• Given the wealth of information available on the website, it is important that the content is written clearly and concisely to ensure it is well understood. Most respondents to the online survey considered this to be the case, with 75% agreeing with the statement "the information is useful to me".
  • However, members of the general public and even some transport professionals did not understand the jargon and acronyms used throughout the website. Jargon should be minimised and terms that users are likely to understand should be used. Abbreviation and acronyms should always be expanded the first time they appear on a page.
  • This problem is made worse when the jargon, abbreviation or acronym is used as a link to further content because users are unclear what the link leads to.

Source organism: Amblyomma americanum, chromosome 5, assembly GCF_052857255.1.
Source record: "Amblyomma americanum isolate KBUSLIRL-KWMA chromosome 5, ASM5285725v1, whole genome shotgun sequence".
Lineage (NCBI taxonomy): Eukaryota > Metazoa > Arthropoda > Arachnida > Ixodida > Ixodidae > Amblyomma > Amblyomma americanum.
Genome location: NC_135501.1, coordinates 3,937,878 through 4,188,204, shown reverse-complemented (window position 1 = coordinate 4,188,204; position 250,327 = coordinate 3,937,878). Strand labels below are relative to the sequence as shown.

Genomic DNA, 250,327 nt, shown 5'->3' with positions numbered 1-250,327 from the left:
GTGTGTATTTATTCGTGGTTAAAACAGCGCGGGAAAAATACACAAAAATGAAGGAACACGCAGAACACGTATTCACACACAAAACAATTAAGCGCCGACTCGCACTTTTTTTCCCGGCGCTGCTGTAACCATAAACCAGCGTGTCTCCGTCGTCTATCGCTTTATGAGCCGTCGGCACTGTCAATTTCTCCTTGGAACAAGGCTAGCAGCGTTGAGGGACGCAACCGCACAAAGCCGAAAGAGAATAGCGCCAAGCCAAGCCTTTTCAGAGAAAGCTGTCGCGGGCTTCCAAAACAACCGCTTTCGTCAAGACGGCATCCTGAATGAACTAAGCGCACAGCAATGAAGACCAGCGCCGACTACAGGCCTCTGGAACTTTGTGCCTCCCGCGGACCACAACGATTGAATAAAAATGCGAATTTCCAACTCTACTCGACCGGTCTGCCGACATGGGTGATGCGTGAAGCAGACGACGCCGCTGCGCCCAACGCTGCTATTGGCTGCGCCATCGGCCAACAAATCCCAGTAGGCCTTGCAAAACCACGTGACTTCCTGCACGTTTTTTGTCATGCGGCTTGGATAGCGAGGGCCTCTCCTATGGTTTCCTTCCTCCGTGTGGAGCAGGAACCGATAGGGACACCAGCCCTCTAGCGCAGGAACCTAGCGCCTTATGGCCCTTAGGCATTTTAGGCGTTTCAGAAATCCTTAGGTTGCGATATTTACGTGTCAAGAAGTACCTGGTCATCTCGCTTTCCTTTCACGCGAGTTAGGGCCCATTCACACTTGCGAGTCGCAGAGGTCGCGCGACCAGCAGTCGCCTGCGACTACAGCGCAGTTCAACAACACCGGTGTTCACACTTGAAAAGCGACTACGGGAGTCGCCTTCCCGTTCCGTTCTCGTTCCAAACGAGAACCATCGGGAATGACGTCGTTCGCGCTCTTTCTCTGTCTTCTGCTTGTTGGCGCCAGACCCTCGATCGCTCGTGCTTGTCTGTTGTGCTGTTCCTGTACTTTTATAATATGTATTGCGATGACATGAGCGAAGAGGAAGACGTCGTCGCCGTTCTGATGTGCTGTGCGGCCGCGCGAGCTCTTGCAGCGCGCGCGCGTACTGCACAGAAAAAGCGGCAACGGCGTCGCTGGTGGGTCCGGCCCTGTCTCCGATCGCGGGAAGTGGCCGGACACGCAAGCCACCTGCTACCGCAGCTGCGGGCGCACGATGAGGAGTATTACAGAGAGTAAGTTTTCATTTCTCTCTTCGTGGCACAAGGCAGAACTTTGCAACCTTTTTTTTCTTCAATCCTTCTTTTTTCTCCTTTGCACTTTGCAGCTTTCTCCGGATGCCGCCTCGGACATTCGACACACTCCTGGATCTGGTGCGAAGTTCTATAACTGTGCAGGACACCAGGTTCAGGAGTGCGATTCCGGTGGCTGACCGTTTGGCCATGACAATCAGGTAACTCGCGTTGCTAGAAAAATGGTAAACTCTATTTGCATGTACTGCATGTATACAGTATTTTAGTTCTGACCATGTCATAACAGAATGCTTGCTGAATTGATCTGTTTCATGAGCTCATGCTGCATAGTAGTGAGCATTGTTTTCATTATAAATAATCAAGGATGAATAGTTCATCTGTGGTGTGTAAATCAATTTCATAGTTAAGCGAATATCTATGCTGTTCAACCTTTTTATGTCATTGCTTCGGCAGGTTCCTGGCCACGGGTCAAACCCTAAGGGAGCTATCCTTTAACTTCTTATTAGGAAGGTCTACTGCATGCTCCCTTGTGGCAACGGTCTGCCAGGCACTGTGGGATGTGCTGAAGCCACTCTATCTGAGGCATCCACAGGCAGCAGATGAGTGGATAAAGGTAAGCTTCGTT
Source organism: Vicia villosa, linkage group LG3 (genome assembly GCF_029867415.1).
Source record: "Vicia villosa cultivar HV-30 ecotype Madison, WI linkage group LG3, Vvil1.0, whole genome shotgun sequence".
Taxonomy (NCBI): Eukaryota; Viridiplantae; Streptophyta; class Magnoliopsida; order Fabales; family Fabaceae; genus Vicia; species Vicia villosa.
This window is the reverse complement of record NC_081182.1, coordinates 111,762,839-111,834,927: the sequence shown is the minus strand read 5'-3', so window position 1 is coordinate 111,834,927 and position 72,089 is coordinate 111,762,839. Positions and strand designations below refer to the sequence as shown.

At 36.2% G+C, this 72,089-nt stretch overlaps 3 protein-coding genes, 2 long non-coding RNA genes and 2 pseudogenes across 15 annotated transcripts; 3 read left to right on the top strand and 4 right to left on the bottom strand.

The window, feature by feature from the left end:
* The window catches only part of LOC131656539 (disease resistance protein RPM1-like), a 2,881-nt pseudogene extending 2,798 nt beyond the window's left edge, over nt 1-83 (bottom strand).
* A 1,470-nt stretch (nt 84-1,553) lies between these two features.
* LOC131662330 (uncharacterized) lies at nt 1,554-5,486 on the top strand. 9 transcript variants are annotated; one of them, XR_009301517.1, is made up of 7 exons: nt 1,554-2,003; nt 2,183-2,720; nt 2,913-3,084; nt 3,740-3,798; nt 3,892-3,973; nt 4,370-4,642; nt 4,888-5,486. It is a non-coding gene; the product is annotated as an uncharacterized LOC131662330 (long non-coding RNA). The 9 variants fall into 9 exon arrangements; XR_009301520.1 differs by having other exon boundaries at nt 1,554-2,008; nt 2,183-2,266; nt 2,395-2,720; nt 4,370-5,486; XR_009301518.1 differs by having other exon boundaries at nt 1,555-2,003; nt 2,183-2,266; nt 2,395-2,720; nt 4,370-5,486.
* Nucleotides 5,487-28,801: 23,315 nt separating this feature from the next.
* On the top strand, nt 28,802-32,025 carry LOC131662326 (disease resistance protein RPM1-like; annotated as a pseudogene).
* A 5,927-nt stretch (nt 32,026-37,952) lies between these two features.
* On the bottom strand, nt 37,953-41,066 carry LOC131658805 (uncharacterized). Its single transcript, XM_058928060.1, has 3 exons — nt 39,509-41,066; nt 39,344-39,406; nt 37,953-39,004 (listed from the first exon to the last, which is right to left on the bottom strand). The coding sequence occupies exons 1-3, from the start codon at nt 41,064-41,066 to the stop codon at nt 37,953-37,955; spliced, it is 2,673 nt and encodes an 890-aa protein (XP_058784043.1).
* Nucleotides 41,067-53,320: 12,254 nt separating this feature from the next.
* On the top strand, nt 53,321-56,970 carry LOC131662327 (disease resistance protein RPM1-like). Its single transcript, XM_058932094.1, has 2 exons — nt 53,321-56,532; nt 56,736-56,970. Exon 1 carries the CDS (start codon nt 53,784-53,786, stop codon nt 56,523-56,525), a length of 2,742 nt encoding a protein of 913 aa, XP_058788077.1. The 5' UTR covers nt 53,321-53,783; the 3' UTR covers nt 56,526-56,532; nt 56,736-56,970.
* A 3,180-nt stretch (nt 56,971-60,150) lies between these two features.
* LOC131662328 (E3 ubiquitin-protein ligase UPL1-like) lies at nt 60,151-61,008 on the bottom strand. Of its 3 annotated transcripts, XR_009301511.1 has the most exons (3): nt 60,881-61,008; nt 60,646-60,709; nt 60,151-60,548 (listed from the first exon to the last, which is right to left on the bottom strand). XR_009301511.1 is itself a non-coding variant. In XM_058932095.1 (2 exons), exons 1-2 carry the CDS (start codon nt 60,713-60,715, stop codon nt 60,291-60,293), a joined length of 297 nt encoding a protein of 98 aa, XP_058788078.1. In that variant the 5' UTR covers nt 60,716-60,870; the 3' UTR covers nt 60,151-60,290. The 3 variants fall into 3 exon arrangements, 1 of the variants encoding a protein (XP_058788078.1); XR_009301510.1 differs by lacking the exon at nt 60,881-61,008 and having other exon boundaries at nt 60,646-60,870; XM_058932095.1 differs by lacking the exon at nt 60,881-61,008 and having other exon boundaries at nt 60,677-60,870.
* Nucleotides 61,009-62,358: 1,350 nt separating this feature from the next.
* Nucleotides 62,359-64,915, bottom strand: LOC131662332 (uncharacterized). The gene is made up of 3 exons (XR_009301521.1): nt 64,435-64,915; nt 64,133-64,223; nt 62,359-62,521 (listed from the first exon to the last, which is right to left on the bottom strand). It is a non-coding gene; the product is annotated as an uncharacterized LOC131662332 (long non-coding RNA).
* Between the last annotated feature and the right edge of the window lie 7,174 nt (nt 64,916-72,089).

• A considerable number of respondents to the online survey (27%) felt that some information on the website is out of date. This has a negative impact on the trust that stakeholders have in all of the content provided on the website. Regular auditing of the website to ensure content is updated should take place.
  • The main pages of the website were considered to be very text-heavy, particularly those containing information on road, rail and concessionary travel. Users rarely read the text in detail, but instead simply scanned through the words. Stakeholders described how they expected to read a brief summary of basic information with links to more detailed pages.
  • All users who successfully navigated to the ‘Projects’ page identified the eight major project images as links to further content about them. However, users had more problems when searching for a project which was not one of the eight displayed.